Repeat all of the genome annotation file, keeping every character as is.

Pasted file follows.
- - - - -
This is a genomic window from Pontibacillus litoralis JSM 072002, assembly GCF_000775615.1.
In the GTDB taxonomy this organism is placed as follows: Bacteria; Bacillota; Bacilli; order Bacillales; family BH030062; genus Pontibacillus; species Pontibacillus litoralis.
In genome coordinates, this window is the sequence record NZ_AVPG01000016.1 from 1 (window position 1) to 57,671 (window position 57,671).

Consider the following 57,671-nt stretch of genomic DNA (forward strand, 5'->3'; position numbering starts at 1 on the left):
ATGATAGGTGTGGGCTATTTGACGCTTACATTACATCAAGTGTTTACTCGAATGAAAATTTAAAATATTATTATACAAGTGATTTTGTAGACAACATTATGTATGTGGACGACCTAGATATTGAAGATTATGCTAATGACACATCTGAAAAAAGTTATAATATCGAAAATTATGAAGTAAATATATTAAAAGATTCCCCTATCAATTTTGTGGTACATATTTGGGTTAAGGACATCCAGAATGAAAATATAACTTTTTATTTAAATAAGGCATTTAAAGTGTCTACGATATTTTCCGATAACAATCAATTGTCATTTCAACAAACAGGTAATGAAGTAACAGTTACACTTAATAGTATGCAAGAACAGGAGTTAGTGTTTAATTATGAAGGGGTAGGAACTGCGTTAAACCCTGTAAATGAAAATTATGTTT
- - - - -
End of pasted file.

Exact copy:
This is a genomic window from Pontibacillus litoralis JSM 072002, assembly GCF_000775615.1.
In the GTDB taxonomy this organism is placed as follows: Bacteria; Bacillota; Bacilli; order Bacillales; family BH030062; genus Pontibacillus; species Pontibacillus litoralis.
In genome coordinates, this window is the sequence record NZ_AVPG01000016.1 from 1 (window position 1) to 57,671 (window position 57,671).

Consider the following 57,671-nt stretch of genomic DNA (forward strand, 5'->3'; position numbering starts at 1 on the left):
ATGATAGGTGTGGGCTATTTGACGCTTACATTACATCAAGTGTTTACTCGAATGAAAATTTAAAATATTATTATACAAGTGATTTTGTAGACAACATTATGTATGTGGACGACCTAGATATTGAAGATTATGCTAATGACACATCTGAAAAAAGTTATAATATCGAAAATTATGAAGTAAATATATTAAAAGATTCCCCTATCAATTTTGTGGTACATATTTGGGTTAAGGACATCCAGAATGAAAATATAACTTTTTATTTAAATAAGGCATTTAAAGTGTCTACGATATTTTCCGATAACAATCAATTGTCATTTCAACAAACAGGTAATGAAGTAACAGTTACACTTAATAGTATGCAAGAACAGGAGTTAGTGTTTAATTATGAAGGGGTAGGAACTGCGTTAAACCCTGTAAATGAAAATTATGTTT